Argyle Pinot Noir W.V. 750ml
Discover Argyle Pinot Noir W.V. 750ml:
100% Pinot Noir grown in two high altitude vineyards in Argyle, Dundee and Eola Amiti Hills, produces bright and fresh red fruits, spring flowers and fine spices. This wine, harvested for a month, has the aroma and texture of a long and fresh 2019 harvest in Willamette Valley.
About the Winery
Twenty-five years ago, Argyle started wine production in Willamette Valley, Oregon. Since 1987, winemaker Rollin Souls and winemaker Allen Holstein have joined forces to produce world-class sparkling wines using Champagne, Chardonnay, fermented in barrels, and Pinor Noir with a silky texture from low yield vineyards, which are grown on some of the best slopes and hillsides. Argyle wines have a total of 11 Top 100 Wine Spectator denominations – more than any other winery in Oregon. Argyle wines in this list include sparkling wine, Chardonnay and Pinot Noir, which really makes Argyle one of the best practices in the elegant and long-lasting viticulture craft.
Pinot Noir is difficult to cultivate, is a small vineyard with dense bunches and is prone to problems such as rot and mildew. Known as “broken-hearted grapes”, it can be a headache for both winegrowers and vineyard managers, but it is grown all over the world, and for this reason it can have higher prices than other varieties.
Light and medium in flavor, Oregon Pino has a finer bone than California Pinot, and has a wide aromatic range of flavors, including strawberry, raspberry, delicate floral notes, and earthy notes like mushrooms and truffles.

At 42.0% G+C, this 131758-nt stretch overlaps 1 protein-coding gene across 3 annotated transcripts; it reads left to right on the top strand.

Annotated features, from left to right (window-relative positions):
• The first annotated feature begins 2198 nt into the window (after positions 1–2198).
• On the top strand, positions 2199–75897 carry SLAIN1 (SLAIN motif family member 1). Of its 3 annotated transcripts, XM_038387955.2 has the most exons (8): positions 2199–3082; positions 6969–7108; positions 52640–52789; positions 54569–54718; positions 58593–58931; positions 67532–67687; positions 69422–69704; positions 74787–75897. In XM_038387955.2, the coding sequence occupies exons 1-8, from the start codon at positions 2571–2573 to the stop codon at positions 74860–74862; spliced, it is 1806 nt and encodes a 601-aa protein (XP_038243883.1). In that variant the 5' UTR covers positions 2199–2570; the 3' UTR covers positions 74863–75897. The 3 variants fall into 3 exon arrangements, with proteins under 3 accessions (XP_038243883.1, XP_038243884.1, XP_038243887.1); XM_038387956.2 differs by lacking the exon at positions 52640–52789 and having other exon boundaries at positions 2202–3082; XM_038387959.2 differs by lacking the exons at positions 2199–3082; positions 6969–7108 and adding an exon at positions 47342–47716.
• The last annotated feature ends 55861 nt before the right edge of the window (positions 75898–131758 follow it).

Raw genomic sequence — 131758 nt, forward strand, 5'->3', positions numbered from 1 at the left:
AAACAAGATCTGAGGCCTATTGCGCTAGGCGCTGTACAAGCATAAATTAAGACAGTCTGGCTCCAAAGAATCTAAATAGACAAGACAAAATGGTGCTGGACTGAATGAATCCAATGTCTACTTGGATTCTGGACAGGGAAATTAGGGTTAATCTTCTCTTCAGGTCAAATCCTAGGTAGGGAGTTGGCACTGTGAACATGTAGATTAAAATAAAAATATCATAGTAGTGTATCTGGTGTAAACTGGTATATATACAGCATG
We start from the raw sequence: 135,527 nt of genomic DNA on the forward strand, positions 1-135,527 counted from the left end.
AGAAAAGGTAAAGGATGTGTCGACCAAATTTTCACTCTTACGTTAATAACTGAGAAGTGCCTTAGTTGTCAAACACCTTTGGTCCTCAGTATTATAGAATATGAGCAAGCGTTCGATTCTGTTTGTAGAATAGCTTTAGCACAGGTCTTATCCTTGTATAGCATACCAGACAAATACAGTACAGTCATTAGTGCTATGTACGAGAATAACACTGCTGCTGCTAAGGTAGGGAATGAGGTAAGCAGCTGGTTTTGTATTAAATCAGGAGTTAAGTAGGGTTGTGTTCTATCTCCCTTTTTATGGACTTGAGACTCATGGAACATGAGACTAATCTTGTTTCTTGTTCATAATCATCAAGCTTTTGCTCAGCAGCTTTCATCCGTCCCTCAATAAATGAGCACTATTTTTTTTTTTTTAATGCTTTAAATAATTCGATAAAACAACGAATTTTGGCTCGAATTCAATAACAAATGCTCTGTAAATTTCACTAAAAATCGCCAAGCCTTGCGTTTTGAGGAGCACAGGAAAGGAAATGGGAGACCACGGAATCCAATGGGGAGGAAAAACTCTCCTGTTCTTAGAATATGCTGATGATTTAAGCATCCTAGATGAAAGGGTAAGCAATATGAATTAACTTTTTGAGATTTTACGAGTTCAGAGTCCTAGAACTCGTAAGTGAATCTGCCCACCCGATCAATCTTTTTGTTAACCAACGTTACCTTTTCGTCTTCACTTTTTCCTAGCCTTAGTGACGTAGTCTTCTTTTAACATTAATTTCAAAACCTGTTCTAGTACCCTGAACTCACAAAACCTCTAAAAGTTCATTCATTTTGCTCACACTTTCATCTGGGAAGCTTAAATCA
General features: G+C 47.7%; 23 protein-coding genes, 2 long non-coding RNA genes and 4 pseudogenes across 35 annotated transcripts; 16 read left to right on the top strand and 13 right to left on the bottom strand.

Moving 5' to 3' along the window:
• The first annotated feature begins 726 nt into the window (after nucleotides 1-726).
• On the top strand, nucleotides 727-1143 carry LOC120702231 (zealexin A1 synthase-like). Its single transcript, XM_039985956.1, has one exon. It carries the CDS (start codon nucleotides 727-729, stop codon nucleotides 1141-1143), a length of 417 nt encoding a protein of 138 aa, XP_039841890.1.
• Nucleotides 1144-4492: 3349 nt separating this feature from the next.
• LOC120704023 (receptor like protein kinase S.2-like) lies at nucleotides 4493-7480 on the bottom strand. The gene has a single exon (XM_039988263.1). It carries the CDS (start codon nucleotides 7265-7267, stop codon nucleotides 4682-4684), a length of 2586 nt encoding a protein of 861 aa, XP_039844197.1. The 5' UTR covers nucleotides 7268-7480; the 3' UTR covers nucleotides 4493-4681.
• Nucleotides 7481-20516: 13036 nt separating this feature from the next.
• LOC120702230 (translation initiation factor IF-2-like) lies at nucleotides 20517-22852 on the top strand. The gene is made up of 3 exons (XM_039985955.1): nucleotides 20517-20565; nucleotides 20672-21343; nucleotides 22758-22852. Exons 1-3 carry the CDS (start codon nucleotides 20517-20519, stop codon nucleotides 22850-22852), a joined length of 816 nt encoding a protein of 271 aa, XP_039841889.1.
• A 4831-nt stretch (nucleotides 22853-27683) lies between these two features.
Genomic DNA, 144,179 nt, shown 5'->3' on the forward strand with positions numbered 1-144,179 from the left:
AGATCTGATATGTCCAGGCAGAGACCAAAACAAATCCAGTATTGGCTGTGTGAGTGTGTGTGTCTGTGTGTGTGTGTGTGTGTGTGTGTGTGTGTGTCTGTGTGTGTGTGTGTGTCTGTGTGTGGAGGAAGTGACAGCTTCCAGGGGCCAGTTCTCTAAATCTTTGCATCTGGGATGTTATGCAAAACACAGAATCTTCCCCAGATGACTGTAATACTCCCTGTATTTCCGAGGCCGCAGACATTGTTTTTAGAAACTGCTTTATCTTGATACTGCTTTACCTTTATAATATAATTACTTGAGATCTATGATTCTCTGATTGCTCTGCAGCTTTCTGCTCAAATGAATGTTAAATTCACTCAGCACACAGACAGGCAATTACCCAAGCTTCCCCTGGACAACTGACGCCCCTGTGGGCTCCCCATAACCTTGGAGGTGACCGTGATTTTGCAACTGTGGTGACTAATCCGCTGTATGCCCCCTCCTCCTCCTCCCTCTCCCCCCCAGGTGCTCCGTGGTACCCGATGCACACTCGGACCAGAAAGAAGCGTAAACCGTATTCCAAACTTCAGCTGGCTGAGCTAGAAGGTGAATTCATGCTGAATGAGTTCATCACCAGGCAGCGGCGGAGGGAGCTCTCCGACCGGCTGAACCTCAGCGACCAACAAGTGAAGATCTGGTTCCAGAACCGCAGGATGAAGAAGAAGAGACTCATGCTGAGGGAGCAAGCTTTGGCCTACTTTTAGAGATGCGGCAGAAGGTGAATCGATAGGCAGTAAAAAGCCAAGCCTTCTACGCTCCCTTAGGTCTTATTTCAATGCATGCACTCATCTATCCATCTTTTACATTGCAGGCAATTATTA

As in other renowned regions where this noble grape is produced, Oregon’s Pinot Noir can be as refined and attractive as a fine Burgundy red wine.
While Oregon’s wine production is relatively young, world-class wines, especially Pinot Noir, have been coming from this cool climate region for many years.
Discover Pinot Noir Wines
Pinot Noir, often known as the "noble grape" or "red burgundy," is a blue-tinged grape variety that belongs to the vitis vinifera grape vine species. This finicky vine comes from Burgundy, France, and produces a popular red wine.
While Burgundy continues to produce some of the world's best Pinot Noir wines, high-quality Pinot Noir is now cultivated and produced in a variety of milder regions throughout the globe. In reality, a recent global tasting revealed that some wine areas in New Zealand produce some of the world's finest value Pinot Noirs.
Pinot Noir is the go-to wine for many people. It's light enough to enjoy all summer long, and it goes well with virtually any fish. Pinot Noir has a wide range of flavors, so it pairs nicely with a variety of meats and cheeses. While demand for this light red wine has risen significantly, the grape is notoriously temperamental and difficult to cultivate. As a result, wine prices have risen in recent years. The drinking of Pinot Noir wines may be traced back to the first century, when the ancient Romans reported doing so shortly after conquering most of the Gaul area, which is now France. There is no clear proof as to when the grape was originally fermented and consumed, although it has been around for quite some time.
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